We will remember them
April 9, 2017 marks 100 years since the Canadian Corps, fighting as a unit under (largely) Canadian command, succeeded in capturing the commanding heights at Vimy Ridge, overlooking the broad Douai plain near Arras in norther France. The victory in the battle of Vimy Ridge, in Canada’s 50th year as a nation, has come to be seen as one of the country’s defining moments. In April, 2017, I made the Member’s Statement below in the Ontario Legislature.
Canadian children have learned for generations about the contribution and sacrifice of the Canadian Corps in World War One. A century ago, after the Germans had repulsed two French and one British assault on Vimy Ridge, a strategic hill overlooking the Douai plain near Arras, the Canadian Corps won the first major Allied victory of the War. That victory established the Canadian Corps’ reputation as the elite ground force of World War One.
Vimy Ridge was given in perpetuity to Canada by France. Canadian guides offer a special welcome to visitors from the land that 3,598 men of the Canadian corps left behind forever.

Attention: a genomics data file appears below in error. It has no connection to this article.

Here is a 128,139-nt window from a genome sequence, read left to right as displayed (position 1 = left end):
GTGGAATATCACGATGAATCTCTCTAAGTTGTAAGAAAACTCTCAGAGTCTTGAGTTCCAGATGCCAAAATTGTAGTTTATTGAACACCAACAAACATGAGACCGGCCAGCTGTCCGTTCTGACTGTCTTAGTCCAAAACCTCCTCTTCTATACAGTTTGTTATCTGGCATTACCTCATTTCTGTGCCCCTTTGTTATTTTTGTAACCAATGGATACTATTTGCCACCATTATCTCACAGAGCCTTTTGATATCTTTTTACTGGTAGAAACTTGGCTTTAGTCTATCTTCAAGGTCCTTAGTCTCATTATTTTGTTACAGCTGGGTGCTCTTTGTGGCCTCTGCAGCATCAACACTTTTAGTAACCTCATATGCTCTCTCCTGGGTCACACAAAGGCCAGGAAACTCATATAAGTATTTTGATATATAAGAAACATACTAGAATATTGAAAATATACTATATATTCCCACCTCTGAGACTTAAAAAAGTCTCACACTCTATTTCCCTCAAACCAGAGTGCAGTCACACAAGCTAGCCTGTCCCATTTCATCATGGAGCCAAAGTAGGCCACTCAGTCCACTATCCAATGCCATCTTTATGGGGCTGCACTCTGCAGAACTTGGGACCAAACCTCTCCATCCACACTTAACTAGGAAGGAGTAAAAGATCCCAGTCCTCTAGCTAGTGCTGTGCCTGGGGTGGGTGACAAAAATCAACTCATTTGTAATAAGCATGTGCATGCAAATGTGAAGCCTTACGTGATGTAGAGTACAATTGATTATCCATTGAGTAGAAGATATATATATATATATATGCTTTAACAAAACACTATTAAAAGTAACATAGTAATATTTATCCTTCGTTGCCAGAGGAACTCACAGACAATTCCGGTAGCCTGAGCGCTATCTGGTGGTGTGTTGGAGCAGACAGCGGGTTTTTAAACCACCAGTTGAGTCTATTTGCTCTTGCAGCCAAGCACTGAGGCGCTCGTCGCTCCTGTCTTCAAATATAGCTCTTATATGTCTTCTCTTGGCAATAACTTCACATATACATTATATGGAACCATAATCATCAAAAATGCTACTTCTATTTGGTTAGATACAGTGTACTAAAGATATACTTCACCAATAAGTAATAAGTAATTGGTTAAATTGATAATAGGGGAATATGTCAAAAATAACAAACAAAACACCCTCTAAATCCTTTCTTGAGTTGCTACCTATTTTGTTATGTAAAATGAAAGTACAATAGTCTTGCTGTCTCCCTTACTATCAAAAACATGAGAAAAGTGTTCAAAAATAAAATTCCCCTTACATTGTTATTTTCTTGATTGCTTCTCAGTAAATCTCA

The respectful silence at Vimy evokes the remembrance of those who, like me, have visited the immaculately-tended Commonwealth War Graves site at Vimy Ridge.
A visitor is drawn to thoughts not so much of battle, but of home. It is as though the collective presence, of the spirits of the Canadians who stayed at Vimy, long to share thoughts of the Canada their contribution helped build.
The commemoration ceremony held in France on Sunday April 9th, the centennial day of the start of the battle, honoured Canada’s World War One contribution, and the soldiers, sailors, aviators and civilians whose contributions made Canada the conflict’s elite force, in a proud and dignified manner. The Prime Minister, Governor General, and President of France all spoke movingly. My own thoughts returned to the headstones of young men in their late teens and early 20s, in whose presence I felt so welcome that cool evening in Vimy when I visited. I could imagine some of them in the hereafter, elbowing a spiritual buddy while looking at the ceremony, and saying to one another, “See, I told you it would all be worth the effort.”
Learning this part of history is important to every Canadian. So is finding the few hours during a lifetime to walk Vimy Ridge, and to know what the Royal Canadian Legion means when they say, “We will remember them.”